Measuring the impossible – how do we work out how many crimes QCS prevented in 2019?
We’ve worked with the Queensland Sentencing Advisory Council to create a new video as part of the Doing Justice Differently series – taking you inside the Queensland Drug and Alcohol Court (QDAC) to see how we work with participants whose offending behaviour is directly associated with severe drug and alcohol use.
The role of every Queensland Corrective Services officer is to protect the community and prevent crime. The measures of our success are crimes that are not committed and offenders who are successfully reintegrated into the community.
The crimes that QCS officers prevent from occurring are successes that are impossible to measure.
One of these behind the scenes success stories happened recently, with the first graduations from the QDAC.
These graduations represent the first successful completions of Drug and Alcohol Treatment Orders since the first participant started their order in May last year.
Community Corrections officers work as a part of a multi-agency team at QDAC, providing an intensive and targeted response to adult offenders with severe drug and alcohol use directly associated with their offending. Offenders are strictly monitored by the court; they are sentenced to undertake treatment to address their drug and alcohol dependencies and criminal thinking.
QCS’ QDAC Senior Case Managers are psychologists, social workers and criminologists who work with participants to address their offending behaviour, while our Surveillance Officers monitor the activity of offenders by conducting urinalysis drug testing, breath testing for alcohol, and home visits.
Our officers deal with the most challenging cohort of people living in our community, demonstrating high levels of initiative and flexibility and working to ensure offenders abide by sentences handed down by the court, and are supported by rehabilitation, supervision and reintegration in order to reduce re-offending.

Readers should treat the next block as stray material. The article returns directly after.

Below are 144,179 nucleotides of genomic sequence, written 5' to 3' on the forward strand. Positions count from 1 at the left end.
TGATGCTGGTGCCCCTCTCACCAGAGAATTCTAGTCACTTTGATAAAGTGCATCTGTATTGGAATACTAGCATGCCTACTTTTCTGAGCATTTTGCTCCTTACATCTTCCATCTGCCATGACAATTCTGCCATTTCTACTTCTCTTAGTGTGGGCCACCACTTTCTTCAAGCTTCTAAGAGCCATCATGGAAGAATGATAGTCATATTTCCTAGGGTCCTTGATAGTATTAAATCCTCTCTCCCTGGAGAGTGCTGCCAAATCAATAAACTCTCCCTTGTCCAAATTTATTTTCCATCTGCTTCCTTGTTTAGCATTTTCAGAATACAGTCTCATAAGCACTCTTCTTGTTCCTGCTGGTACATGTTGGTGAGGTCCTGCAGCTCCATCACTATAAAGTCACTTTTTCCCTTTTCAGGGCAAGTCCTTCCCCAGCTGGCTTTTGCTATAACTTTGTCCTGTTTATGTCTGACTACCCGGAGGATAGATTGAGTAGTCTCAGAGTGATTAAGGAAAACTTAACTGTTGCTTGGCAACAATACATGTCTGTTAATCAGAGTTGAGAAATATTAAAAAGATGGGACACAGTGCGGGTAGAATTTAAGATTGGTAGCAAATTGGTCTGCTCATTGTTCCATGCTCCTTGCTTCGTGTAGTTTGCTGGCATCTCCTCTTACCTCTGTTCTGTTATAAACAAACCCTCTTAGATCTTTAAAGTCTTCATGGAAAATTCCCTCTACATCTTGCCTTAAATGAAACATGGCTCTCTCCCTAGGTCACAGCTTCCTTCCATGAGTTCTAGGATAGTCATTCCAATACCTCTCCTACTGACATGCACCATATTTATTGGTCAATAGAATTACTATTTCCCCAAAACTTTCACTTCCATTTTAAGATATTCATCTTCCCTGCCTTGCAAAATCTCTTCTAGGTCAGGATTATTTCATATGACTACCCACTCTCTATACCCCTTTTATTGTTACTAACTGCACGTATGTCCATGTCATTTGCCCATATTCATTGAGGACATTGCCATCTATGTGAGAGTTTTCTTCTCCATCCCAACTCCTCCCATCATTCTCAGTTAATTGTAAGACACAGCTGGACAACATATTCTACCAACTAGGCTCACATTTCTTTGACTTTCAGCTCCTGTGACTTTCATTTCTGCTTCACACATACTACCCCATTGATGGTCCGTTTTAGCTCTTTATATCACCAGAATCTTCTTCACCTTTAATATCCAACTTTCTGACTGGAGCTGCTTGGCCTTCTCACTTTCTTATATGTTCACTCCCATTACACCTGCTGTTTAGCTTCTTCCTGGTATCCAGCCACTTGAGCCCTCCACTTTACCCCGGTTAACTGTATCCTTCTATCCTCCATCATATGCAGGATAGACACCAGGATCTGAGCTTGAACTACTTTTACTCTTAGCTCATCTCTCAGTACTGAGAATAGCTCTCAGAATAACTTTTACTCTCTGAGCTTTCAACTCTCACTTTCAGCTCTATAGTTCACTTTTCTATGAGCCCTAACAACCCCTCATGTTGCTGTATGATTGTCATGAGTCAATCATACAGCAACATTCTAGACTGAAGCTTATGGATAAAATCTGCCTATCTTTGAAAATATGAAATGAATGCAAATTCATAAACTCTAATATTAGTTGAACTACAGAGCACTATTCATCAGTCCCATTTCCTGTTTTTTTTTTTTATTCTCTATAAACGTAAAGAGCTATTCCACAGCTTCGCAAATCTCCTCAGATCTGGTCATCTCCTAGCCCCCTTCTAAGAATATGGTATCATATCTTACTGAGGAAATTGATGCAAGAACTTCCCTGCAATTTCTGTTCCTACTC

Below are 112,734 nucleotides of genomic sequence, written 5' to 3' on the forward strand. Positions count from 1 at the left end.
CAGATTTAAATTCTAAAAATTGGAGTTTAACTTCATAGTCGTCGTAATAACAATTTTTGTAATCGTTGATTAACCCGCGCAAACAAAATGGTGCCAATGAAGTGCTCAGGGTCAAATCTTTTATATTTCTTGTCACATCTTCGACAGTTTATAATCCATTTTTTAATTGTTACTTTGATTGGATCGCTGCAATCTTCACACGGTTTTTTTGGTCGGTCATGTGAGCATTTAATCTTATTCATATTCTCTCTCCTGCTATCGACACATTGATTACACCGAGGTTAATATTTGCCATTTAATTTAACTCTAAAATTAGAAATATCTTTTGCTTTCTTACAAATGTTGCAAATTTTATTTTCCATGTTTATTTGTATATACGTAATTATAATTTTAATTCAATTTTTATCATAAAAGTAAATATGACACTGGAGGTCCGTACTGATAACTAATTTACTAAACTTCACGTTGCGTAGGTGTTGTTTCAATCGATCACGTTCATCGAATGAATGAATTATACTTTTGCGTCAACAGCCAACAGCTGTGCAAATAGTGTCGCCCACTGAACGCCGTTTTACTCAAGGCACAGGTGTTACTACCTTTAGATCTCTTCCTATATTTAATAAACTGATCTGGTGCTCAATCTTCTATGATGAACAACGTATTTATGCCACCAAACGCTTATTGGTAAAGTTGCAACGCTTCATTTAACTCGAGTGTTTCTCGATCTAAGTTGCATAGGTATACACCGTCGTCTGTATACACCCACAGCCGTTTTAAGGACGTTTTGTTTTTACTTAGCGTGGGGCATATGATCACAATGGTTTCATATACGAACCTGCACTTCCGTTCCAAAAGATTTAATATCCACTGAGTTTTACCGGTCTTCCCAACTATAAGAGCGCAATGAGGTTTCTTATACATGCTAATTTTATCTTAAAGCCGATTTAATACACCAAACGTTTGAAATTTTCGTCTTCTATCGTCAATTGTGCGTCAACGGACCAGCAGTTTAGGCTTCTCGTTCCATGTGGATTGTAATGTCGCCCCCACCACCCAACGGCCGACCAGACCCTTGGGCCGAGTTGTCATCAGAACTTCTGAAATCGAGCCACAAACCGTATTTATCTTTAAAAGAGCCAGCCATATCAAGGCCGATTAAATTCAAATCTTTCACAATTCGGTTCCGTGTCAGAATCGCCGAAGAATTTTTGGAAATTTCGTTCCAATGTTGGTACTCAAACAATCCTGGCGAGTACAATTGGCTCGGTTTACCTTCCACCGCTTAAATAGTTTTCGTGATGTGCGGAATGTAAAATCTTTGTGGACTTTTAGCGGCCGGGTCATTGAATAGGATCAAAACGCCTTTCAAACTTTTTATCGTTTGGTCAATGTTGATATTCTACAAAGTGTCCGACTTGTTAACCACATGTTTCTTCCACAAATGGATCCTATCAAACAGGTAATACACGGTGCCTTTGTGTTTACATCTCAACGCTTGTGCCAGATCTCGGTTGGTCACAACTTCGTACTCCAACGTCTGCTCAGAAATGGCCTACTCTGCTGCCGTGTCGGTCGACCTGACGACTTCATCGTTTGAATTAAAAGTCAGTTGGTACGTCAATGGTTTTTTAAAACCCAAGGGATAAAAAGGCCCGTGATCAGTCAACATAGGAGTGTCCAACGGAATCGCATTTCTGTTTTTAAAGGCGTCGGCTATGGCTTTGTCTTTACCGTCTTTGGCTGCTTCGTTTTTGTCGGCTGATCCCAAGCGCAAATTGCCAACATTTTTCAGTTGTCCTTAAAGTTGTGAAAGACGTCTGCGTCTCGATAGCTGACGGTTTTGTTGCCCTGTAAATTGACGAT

Corrective services are at the end of a trajectory for members of the community who may have experienced a range of social disadvantages and challenges, including mental health issues, problematic substance use and limited education. They may have had a life marked with unemployment, trauma, neglect or early interactions with the youth justice system.
For some participants, ceasing drug use on the Treatment Order is the first time that they have been completely drug free during their adult life. During the program, they are given the tools and support they need to remain drug free and avoid future contact with the criminal justice system.
Without addressing these social issues, there is a high likelihood these people will reoffend and do more harm in the community. The role of our officers is to ensure that by the time prisoners and offenders leave our custody or supervision, the skills they have gained will enable them to lead productive, crime-free lives.
So while the QDAC participants were given a modest graduation ceremony in Court to congratulate them for completing the program, it represents a significant milestone for us as well, and we are proud to recognise our QDAC team, and all QCS officers who are dedicated to protecting Queensland every day.
Ever wondered how the Queensland Drug and Alcohol Court works? Check out the video here.